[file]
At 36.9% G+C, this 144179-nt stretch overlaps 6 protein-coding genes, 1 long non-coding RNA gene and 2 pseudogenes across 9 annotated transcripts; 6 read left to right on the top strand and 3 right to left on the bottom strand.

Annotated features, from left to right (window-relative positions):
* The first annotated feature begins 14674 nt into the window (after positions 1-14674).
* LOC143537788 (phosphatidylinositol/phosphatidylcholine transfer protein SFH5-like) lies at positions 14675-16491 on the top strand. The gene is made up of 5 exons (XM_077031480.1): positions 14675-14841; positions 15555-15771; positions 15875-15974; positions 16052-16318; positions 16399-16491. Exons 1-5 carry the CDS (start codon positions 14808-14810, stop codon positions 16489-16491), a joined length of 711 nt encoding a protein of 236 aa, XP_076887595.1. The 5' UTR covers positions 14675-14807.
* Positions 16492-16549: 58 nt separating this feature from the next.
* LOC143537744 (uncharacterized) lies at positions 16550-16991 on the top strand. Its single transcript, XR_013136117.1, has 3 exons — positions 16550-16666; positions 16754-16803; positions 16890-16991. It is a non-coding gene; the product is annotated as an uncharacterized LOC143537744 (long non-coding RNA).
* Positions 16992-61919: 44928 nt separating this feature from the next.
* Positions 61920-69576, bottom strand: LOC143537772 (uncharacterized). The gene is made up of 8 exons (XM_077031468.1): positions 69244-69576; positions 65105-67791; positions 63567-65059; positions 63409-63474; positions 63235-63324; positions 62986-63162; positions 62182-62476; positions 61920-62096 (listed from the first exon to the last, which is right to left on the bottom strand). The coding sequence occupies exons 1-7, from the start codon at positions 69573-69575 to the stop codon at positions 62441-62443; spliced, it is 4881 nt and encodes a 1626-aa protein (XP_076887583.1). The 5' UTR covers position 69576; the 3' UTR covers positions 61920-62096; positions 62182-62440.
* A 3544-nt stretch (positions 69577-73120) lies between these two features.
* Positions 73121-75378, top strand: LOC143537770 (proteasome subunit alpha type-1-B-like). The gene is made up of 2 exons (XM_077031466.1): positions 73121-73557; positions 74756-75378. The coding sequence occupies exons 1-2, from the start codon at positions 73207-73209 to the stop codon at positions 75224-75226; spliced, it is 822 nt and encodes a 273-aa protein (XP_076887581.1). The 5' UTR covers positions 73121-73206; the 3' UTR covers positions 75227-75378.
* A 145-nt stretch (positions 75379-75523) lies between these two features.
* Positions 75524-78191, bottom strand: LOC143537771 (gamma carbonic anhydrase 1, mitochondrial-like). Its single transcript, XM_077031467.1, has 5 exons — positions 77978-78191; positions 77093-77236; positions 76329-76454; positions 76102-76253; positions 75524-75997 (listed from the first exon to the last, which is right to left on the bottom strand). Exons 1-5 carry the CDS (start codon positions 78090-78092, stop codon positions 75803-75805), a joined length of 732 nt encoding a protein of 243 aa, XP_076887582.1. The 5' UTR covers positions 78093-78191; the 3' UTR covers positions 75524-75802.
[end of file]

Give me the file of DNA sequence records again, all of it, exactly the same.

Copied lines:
At 36.9% G+C, this 144179-nt stretch overlaps 6 protein-coding genes, 1 long non-coding RNA gene and 2 pseudogenes across 9 annotated transcripts; 6 read left to right on the top strand and 3 right to left on the bottom strand.

Annotated features, from left to right (window-relative positions):
* The first annotated feature begins 14674 nt into the window (after positions 1-14674).
* LOC143537788 (phosphatidylinositol/phosphatidylcholine transfer protein SFH5-like) lies at positions 14675-16491 on the top strand. The gene is made up of 5 exons (XM_077031480.1): positions 14675-14841; positions 15555-15771; positions 15875-15974; positions 16052-16318; positions 16399-16491. Exons 1-5 carry the CDS (start codon positions 14808-14810, stop codon positions 16489-16491), a joined length of 711 nt encoding a protein of 236 aa, XP_076887595.1. The 5' UTR covers positions 14675-14807.
* Positions 16492-16549: 58 nt separating this feature from the next.
* LOC143537744 (uncharacterized) lies at positions 16550-16991 on the top strand. Its single transcript, XR_013136117.1, has 3 exons — positions 16550-16666; positions 16754-16803; positions 16890-16991. It is a non-coding gene; the product is annotated as an uncharacterized LOC143537744 (long non-coding RNA).
* Positions 16992-61919: 44928 nt separating this feature from the next.
* Positions 61920-69576, bottom strand: LOC143537772 (uncharacterized). The gene is made up of 8 exons (XM_077031468.1): positions 69244-69576; positions 65105-67791; positions 63567-65059; positions 63409-63474; positions 63235-63324; positions 62986-63162; positions 62182-62476; positions 61920-62096 (listed from the first exon to the last, which is right to left on the bottom strand). The coding sequence occupies exons 1-7, from the start codon at positions 69573-69575 to the stop codon at positions 62441-62443; spliced, it is 4881 nt and encodes a 1626-aa protein (XP_076887583.1). The 5' UTR covers position 69576; the 3' UTR covers positions 61920-62096; positions 62182-62440.
* A 3544-nt stretch (positions 69577-73120) lies between these two features.
* Positions 73121-75378, top strand: LOC143537770 (proteasome subunit alpha type-1-B-like). The gene is made up of 2 exons (XM_077031466.1): positions 73121-73557; positions 74756-75378. The coding sequence occupies exons 1-2, from the start codon at positions 73207-73209 to the stop codon at positions 75224-75226; spliced, it is 822 nt and encodes a 273-aa protein (XP_076887581.1). The 5' UTR covers positions 73121-73206; the 3' UTR covers positions 75227-75378.
* A 145-nt stretch (positions 75379-75523) lies between these two features.
* Positions 75524-78191, bottom strand: LOC143537771 (gamma carbonic anhydrase 1, mitochondrial-like). Its single transcript, XM_077031467.1, has 5 exons — positions 77978-78191; positions 77093-77236; positions 76329-76454; positions 76102-76253; positions 75524-75997 (listed from the first exon to the last, which is right to left on the bottom strand). Exons 1-5 carry the CDS (start codon positions 78090-78092, stop codon positions 75803-75805), a joined length of 732 nt encoding a protein of 243 aa, XP_076887582.1. The 5' UTR covers positions 78093-78191; the 3' UTR covers positions 75524-75802.